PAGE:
A Hay River agricultural organization has received an impressive donation – enough to fill a transport truck – from a farm in Alberta.
The 50,000 pounds (about 22,500 kg) of seed potatoes arrived at Northern Farm Training Institute (NFTI) on June 4.
NFTI president Jackie Milne was overjoyed by the donation from Sunnycrest Farms, calling it an amazing act of generosity.
“This is huge,” she said. “This is a gigantic.”
NFTI plans to distribute the seed potatoes to communities all over the NWT.
“So this could be the initiation to really help us restore and reactivate the culture of personal gardening,” said Milne.
She obtained the donation by contacting the organization Potato Growers of Alberta.
“Because I just felt I needed to do every single thing I could possibly do to try to help people in the North have the access to the seeds that I knew they were going to need,” she said.
“I felt maybe they might have some left over,” she added. “I was thinking a pickup truck load, anything.”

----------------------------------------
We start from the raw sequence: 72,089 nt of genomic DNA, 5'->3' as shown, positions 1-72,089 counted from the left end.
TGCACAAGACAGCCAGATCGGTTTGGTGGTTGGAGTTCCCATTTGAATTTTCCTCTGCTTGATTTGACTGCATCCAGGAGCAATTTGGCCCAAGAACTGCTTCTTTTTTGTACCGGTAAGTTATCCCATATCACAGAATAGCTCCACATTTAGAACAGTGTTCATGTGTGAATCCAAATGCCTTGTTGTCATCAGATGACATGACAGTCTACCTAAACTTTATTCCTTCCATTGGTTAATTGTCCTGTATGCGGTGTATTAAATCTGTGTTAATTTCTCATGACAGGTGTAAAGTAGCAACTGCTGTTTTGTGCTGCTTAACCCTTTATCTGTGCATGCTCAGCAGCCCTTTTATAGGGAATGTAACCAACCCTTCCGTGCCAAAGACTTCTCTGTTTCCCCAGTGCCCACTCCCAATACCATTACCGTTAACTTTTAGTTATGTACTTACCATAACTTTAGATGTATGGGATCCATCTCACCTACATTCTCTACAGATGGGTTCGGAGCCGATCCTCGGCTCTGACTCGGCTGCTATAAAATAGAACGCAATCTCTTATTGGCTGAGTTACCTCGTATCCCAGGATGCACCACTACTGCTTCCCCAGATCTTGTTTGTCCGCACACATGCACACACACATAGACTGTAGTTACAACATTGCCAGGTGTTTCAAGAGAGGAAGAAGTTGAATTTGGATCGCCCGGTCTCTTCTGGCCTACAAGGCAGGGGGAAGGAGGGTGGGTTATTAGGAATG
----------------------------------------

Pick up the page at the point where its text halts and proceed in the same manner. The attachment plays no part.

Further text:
Jeff Ekkel, one of the owners of Sunnycrest Farms and a board member with Potato Growers of Alberta, was told about Milne’s request by an official with the organization.
“We’ve been blessed to have the farm we have,” he said. “A lot of this is about helping out other people if we can, and we found a spot to help out other people. I’m happy to see an initiative like that because, from the research I’ve done, food is not as easy and as cheap to come by as it is for us around here.”
Sunnycrest Farms is located west of Lacombe.
Ekkel noted he may have been contacted about making a donation because Sunnycrest Farms recently gave away 44,000 pounds (about 20,000 kg) of potatoes to up to 400 people in the Lacombe area.
NFTI has been promoting food security in the North through its NWT Collaborative Growing Plan to get donations of seeds for gardeners.
Now that it has so many potatoes, NFTI has to get them distributed to gardeners all over the NWT.
“We started right away advertising through Facebook and Messenger and we’ve been sharing the posts on all of the community announcement pages,” said Milne. “So now people are coming forward with vehicles who are driving here.”
She noted people will be coming from such places as Fort Providence, Fort Simpson and Yellowknife to pick up some of the potatoes.
As for getting them to more isolated communities, Milne is hoping to arrange for assistance from airlines, and added she would also welcome help from the GNWT.